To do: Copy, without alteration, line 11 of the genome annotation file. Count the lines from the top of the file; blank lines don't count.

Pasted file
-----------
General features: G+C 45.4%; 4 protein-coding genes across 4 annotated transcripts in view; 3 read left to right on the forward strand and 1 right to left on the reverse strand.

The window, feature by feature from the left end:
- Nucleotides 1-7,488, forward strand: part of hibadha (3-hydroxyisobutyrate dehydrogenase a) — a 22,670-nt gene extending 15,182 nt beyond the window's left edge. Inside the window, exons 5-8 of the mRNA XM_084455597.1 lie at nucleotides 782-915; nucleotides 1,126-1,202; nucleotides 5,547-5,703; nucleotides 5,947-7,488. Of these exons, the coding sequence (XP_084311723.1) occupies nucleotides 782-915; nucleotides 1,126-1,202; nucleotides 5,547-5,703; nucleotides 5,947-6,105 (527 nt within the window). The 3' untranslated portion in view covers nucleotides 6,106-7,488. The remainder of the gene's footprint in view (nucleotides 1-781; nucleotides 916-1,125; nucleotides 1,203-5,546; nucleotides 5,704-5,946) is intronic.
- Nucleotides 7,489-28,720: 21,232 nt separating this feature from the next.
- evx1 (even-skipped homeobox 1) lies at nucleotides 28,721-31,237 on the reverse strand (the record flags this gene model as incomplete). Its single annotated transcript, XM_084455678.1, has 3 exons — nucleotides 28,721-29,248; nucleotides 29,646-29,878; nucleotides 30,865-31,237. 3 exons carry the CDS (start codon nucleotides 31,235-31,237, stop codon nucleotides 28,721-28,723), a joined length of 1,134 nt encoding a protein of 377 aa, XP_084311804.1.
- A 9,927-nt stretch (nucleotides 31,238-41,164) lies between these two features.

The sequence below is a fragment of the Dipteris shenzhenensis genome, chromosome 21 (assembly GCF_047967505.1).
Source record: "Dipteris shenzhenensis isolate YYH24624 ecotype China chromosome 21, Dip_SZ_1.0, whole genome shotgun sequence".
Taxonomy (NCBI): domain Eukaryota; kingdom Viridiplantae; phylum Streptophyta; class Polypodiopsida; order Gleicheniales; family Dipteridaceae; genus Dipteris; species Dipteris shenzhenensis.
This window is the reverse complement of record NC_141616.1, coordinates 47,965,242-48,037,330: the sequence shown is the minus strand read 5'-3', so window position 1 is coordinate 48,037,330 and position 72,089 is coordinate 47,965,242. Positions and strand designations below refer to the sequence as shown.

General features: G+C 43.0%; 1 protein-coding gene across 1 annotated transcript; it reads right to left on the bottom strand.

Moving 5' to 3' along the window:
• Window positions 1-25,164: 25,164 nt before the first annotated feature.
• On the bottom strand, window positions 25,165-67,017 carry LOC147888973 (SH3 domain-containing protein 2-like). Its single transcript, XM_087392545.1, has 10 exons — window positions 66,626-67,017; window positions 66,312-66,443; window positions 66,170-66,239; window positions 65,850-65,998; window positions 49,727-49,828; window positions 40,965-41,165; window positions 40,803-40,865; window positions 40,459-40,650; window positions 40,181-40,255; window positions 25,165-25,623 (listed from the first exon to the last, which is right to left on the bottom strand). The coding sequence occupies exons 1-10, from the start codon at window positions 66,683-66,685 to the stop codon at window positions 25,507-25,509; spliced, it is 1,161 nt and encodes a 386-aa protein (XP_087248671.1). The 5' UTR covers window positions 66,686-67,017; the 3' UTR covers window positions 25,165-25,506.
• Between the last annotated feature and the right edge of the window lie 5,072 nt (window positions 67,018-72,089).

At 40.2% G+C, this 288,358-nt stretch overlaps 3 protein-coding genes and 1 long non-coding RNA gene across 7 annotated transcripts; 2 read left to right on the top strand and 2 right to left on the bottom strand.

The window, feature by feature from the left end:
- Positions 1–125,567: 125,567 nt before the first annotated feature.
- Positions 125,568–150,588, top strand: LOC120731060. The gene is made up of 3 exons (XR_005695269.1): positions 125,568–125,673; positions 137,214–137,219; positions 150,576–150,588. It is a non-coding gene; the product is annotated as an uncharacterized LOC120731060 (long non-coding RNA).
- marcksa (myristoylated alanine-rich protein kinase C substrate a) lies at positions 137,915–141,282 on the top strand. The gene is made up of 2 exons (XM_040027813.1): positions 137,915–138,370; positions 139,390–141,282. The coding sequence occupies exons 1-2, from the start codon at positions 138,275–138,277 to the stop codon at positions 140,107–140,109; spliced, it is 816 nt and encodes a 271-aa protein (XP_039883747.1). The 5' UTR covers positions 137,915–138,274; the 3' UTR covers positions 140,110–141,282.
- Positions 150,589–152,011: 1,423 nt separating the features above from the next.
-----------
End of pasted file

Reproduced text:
General features: G+C 43.0%; 1 protein-coding gene across 1 annotated transcript; it reads right to left on the bottom strand.